DOES BEATING HEART SURGERY TECHNIQUE REDUCE THE MORTALITY AND MORBIDITY AFTER REDO VALVE OPERATIONS?
Aim: The aim of this study was to determine the effect of beating heart technique on mortality and morbidity after redo valve operations.
Material and Method: Fifty-two patients who had redo open-heart surgery between May 2005 and November 2006 in Türkiye Yüksek İhtisas Hospital included in this prospective study. All patients had a history of open-heart surgery with median sternotomy. Thirty-two patients who had redo open-heart surgery with beating heart technique were included in Group 1 and 20 patients who had redo open-heart surgery with conventional cardioplegic myocardial arrest technique were included in Group 2. Patients who had any cardiac surgery without median sternotomy were excluded.
Results: Functional capacity according to New York Heart Association classification was significantly lower and number of patients with chronic obstructive lung disease was significantly higher in Group 1 (p=0.011 and p=0.003 respectively). There was no significant difference in other preoperative variables. Operation, cardiopulmonary bypass and aortic cross-clamping times were significantly higher in Group 2 (p=0.001, p=0.003, p=0.04 respectively). Mechanical ventilation, inotropic agent support and hospitalization times were significantly higher in Group 2 (p<0.05). Intensive care unit time was significantly longer in Group 1 (p<0.05). Drainage volumes, blood product transfusion volumes, intra-aortic balloon pump support times were not significantly different between the groups.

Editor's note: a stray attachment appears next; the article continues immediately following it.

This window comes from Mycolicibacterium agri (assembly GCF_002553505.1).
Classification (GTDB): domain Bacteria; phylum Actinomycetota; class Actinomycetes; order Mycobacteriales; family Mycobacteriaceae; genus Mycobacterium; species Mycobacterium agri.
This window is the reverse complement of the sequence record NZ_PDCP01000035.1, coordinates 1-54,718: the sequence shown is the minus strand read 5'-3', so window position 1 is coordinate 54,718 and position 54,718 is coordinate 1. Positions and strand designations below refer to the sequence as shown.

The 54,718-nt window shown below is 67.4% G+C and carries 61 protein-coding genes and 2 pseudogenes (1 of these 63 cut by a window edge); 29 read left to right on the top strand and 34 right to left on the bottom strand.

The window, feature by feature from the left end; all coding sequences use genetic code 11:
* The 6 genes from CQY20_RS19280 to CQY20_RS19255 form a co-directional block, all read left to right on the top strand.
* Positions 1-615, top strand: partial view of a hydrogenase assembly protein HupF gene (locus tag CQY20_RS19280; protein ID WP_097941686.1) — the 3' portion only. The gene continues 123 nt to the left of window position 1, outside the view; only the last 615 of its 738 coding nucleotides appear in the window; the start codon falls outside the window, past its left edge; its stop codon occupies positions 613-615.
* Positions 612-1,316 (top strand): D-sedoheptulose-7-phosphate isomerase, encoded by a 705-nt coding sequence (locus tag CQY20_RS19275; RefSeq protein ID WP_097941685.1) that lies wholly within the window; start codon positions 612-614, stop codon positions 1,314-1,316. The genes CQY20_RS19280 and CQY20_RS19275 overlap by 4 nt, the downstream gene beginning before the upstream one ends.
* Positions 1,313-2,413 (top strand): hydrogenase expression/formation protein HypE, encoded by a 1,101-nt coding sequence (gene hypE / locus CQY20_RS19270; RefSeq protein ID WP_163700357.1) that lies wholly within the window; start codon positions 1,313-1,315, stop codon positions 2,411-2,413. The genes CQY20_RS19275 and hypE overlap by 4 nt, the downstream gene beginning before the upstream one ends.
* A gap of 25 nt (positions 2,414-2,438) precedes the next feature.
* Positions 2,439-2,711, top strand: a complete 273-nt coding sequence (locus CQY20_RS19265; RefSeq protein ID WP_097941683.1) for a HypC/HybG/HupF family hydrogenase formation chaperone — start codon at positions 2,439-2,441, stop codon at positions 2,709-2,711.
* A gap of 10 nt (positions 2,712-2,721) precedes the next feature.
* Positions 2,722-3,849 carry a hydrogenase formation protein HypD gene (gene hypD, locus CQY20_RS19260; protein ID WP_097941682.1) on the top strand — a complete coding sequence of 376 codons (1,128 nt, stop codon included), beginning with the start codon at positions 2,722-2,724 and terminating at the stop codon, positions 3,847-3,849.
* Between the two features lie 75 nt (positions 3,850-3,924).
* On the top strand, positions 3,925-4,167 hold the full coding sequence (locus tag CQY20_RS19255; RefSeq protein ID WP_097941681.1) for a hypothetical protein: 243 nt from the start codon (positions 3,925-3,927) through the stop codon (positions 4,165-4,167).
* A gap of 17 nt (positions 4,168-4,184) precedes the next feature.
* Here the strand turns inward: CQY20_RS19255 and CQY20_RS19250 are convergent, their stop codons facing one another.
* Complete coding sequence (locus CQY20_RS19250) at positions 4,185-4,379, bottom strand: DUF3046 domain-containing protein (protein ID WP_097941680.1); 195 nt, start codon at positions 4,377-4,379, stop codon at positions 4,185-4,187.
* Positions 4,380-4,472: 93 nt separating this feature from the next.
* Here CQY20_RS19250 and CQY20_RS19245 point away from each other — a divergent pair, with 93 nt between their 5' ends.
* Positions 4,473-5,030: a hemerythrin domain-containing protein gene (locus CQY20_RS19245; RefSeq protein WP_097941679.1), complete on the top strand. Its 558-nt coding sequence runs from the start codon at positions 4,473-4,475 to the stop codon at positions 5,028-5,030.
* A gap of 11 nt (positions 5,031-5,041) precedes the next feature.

Conclusion: Beating heart technique in redo heart valve operations has better outcomes than the conventional technique.
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